Most California marijuana businesses have no right to due process, court filing asserts


California’s attorney general argued in a recent court filing that none of the state’s cannabis businesses operating on provisional licenses are entitled to due process under state law.

The due-process situation arose when Hayward-based Harrens Lab filed suit against the California Bureau of Cannabis Control (BCC) after the agency revoked the lab’s provisional business license last month.

The lab argued it was entitled to an appeals hearing to dispute the charges that led to the revocation.

In a response to that suit, California Attorney General Xavier Becerra argued on behalf of the BCC that none of the companies operating on provisional licenses have any right to due process because those same permits were designed to be temporary while businesses awaited a decision about their annual license applications.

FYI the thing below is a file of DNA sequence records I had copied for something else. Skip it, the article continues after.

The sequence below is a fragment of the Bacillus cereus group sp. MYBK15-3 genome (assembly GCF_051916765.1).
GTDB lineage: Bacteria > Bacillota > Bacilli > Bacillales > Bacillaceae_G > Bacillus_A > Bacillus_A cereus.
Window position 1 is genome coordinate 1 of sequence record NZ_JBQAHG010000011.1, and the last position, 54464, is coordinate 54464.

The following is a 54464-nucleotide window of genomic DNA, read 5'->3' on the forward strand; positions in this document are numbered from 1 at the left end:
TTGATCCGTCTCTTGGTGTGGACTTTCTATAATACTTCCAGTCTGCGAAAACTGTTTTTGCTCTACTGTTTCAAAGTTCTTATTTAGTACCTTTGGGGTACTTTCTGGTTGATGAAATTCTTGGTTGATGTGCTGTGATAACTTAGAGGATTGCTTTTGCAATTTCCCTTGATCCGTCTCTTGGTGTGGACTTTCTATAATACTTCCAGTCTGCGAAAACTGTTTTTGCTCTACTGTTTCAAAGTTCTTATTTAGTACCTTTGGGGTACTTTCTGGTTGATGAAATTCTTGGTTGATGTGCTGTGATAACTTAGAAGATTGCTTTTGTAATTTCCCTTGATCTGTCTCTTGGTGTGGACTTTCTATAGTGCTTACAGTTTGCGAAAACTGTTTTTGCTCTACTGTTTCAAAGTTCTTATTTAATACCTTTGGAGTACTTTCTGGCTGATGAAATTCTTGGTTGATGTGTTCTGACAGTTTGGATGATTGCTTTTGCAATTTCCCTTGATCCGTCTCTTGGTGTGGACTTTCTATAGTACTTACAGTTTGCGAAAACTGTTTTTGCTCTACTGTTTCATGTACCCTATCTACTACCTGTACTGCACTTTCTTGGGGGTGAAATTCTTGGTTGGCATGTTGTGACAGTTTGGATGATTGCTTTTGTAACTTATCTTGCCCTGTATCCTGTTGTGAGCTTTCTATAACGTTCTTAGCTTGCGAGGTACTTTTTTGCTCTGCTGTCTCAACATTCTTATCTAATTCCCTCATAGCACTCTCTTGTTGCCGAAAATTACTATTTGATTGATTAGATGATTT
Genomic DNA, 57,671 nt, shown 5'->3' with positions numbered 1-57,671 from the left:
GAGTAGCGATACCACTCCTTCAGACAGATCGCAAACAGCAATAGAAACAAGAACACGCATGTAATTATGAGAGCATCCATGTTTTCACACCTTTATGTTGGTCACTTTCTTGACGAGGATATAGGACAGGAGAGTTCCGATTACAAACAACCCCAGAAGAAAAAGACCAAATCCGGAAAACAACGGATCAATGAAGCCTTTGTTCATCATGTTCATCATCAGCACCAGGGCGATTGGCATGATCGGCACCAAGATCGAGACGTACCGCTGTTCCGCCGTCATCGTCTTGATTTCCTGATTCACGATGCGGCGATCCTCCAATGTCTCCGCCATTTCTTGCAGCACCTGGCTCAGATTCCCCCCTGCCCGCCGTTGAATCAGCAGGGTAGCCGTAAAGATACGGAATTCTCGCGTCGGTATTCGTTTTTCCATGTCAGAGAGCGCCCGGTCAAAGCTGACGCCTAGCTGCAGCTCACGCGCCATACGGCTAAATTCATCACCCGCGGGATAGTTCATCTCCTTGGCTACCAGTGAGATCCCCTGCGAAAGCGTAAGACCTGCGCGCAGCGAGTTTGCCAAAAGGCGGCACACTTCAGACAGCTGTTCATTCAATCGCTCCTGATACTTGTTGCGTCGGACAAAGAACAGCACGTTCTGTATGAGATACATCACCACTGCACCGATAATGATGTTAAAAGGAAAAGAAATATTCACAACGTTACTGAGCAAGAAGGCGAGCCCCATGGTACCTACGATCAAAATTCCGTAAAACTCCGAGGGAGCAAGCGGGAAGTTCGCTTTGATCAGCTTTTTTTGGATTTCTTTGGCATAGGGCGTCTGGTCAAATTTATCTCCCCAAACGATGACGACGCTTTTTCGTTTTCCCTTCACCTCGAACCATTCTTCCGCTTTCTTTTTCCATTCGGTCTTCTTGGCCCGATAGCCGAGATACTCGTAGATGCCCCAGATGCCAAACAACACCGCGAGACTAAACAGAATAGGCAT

The provisional licenses stem from a stopgap program, established in 2018, that was designed to give California marijuana businesses and regulators more time to streamline the licensing process while keeping the industry functioning.

Roughly 75% of the legal California market is still operating on provisional licenses, according to industry estimates, and not full annual licenses.

In his filing, Becerra wrote that Harrens Lab claims “that their right to a hearing prior to revocation of their provisional cannabis license finds support under the due process clause of the California Constitution.

“They are mistaken.”

Rather, Becerra noted, provisional licenses cease to exist once any determination – whether approval or rejection – is made about the fate of the annual license application, which means any provisional licensee is not entitled to the same rights as a business with a full annual permit.

“It is not reasonable to expect that a provisional license confers any permanent entitlement,” Becerra wrote.

“Any subjective unilateral belief Petitioners had about the nature of their rights under a provisional license is not supported in statute and unreasonable.”

– John Schroyer


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